Foraging for wild berries in the BWCA

Foraging wild edibles in the Superior National Forest

Berry-picking season has arrived! You can find all kinds of berries and mushrooms within the Superior National Forest and BWCAW. Foraging wild edibles is a highlight of summer adventures, connecting people to the land while adding flavor to camp meals.

Some BWCAW entry points closed due to storm damage

Heavy rainfall from severe thunderstorms caused extensive damage to roads and flooding within the Superior National Forest (SNF), including the Boundary Waters Canoe Area Wilderness (BWCAW). In response, the USFS – Superior National Forest has closed several entry points. As a result, individuals with BWCAW permits reserved through June 22, 2024, are being notified directly of the cancellation and refunded.

Proposed amendments aim to overturn the 20-year mining ban

Last week, Representative Pete Stauber attached five amendments to the National Defense Authorization Act. These aim to overturn the 20-year mining ban near the Boundary Waters Canoe Area Wilderness (BWCAW). While four of those amendments were defeated, one remains under review.

Fry Fire now 100% contained

A 72-acre prescribed burn was in progress just south of the BWCA, and declared a wildfire when a spot fire started beyond the planned burn area.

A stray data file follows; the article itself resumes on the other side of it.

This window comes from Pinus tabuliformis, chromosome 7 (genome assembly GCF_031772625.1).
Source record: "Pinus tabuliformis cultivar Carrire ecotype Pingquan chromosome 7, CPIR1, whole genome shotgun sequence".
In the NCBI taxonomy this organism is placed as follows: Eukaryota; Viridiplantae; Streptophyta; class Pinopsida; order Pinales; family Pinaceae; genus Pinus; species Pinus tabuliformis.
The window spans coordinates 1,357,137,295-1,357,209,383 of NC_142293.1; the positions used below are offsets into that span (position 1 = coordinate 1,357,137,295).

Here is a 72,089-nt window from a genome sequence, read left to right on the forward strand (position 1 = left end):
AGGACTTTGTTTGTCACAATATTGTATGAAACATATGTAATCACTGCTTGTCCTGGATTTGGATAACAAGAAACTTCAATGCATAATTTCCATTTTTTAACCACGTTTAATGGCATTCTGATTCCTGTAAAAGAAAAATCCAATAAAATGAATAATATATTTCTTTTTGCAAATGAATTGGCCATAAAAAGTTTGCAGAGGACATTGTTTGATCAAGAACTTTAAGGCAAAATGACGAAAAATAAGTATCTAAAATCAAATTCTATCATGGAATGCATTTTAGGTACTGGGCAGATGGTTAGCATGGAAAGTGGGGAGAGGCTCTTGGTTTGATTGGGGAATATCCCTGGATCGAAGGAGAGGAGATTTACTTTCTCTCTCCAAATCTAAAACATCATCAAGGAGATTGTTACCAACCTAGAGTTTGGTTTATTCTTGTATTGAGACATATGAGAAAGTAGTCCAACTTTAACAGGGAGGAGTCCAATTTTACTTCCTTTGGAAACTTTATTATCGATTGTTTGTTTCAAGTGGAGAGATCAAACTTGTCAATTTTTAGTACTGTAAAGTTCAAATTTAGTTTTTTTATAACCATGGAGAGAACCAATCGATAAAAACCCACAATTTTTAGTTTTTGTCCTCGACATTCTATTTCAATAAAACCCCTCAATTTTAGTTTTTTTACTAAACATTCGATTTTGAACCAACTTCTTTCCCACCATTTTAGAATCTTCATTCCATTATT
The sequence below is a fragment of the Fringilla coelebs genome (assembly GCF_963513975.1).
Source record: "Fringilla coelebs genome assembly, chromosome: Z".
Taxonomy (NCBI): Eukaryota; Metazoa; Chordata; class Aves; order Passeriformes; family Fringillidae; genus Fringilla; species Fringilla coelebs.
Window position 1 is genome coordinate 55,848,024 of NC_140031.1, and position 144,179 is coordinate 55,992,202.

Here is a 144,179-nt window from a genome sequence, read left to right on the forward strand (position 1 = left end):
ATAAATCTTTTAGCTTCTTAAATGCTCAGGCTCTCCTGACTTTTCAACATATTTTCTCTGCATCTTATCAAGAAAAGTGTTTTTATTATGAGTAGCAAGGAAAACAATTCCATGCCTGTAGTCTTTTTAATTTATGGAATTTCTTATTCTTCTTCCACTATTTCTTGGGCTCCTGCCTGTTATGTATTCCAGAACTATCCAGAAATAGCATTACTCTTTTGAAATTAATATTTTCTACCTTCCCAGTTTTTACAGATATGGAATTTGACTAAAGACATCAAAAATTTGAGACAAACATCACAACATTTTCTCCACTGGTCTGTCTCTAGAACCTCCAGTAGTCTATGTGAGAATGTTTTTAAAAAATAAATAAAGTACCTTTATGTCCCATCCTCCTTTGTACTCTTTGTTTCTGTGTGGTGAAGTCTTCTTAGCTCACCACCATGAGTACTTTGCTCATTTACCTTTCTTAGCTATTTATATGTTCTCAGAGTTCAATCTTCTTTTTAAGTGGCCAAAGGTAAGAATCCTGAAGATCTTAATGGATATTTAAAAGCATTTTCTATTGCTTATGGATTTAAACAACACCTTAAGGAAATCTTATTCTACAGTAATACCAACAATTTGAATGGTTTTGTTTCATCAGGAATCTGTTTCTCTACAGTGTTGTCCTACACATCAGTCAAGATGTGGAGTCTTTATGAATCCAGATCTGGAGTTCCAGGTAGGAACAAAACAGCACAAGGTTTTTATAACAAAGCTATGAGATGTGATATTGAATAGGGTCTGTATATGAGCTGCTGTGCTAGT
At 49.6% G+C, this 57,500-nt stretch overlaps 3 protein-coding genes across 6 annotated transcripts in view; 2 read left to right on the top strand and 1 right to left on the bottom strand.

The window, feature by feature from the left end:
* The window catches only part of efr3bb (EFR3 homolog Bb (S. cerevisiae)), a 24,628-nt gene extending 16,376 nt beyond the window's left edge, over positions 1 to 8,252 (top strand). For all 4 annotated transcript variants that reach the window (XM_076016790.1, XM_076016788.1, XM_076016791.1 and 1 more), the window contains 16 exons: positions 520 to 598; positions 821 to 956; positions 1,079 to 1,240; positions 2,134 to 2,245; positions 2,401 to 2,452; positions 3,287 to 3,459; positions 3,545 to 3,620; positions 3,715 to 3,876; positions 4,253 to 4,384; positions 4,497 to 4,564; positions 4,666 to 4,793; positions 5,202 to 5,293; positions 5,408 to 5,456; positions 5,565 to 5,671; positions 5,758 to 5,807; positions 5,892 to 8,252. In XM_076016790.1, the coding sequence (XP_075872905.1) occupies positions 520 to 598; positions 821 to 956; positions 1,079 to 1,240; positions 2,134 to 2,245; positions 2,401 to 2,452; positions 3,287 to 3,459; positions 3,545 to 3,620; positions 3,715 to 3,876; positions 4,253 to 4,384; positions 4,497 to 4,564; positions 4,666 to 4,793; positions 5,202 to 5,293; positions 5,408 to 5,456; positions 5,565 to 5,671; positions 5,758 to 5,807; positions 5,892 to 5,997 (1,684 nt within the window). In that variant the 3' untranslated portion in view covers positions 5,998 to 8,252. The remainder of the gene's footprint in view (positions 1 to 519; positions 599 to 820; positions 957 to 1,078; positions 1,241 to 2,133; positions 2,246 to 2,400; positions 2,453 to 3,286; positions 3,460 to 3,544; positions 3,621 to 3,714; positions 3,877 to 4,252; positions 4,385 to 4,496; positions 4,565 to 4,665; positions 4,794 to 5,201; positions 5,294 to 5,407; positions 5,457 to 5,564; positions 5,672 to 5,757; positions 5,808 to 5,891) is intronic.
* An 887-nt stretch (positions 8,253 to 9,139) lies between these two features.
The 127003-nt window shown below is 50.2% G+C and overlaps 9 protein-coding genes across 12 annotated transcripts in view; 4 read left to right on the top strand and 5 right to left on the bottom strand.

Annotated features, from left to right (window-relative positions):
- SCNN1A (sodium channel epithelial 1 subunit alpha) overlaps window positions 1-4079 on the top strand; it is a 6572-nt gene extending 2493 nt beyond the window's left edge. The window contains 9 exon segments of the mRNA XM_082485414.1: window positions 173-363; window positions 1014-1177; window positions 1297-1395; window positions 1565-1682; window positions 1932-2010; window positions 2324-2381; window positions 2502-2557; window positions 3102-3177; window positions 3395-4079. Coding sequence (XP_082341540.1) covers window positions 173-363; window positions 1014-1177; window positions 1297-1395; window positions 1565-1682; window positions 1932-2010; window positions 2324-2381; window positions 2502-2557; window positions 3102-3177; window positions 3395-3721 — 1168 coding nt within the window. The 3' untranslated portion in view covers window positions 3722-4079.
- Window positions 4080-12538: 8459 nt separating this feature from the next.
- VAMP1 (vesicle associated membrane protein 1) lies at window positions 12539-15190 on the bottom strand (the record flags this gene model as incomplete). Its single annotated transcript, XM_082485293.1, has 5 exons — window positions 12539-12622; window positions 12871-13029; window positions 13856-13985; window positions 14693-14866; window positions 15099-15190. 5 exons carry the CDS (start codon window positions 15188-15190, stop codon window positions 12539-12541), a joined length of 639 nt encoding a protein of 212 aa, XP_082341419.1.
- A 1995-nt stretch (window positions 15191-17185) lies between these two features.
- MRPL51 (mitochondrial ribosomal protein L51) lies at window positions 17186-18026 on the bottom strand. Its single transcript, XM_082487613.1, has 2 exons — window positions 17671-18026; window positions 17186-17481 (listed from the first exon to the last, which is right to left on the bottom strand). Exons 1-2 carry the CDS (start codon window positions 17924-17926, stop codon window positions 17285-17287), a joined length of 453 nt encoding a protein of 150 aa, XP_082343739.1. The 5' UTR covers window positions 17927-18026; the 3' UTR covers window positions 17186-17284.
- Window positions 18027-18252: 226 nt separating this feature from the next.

Everything you need to know about the new BWCA food storage order

The USFS has updated the regulations concerning food storage in the Boundary Waters Canoe Area Wilderness. Hanging items in a tree or using approved bear-resistant containers has been a part of the regulations and rules, and now violations can bring penalties. Learn how to hang a food pack from a tree and travel safely through bear habitat.

Future-proofing Minnesota’s forests: moving trees north in a warming climate

“Forests die fast and grow slowly,” says Lee Frelich, a forest ecologist with the University of Minnesota. In response to warming conditions, researchers in northern MN are planting trees normally suited for southern regions of the state. The USFS initiated an assisted migration plan to ensure the future of healthy forests.

After the Greenwood Fire: reseeding the forest

This spring, the USFS conducted aerial reseeding over hundreds of acres as part of ongoing efforts to restore a previously pristine area. The Greenwood Fire burned over 26,000 acres in the Superior National Forest (SNF) and earned the title of the most extreme wildfire event of 2021.

Minnesota’s dry winter sparks concerns for spring wildfires

Wildfire is a normal part of healthy ecosystems in the Superior National Forest. However, USFS personnel are warning that this spring could see a higher incidence of wildfires due to low snow cover and precipitation. As a result, they encourage those who live and recreate in the Quetico Superior region to be watchful.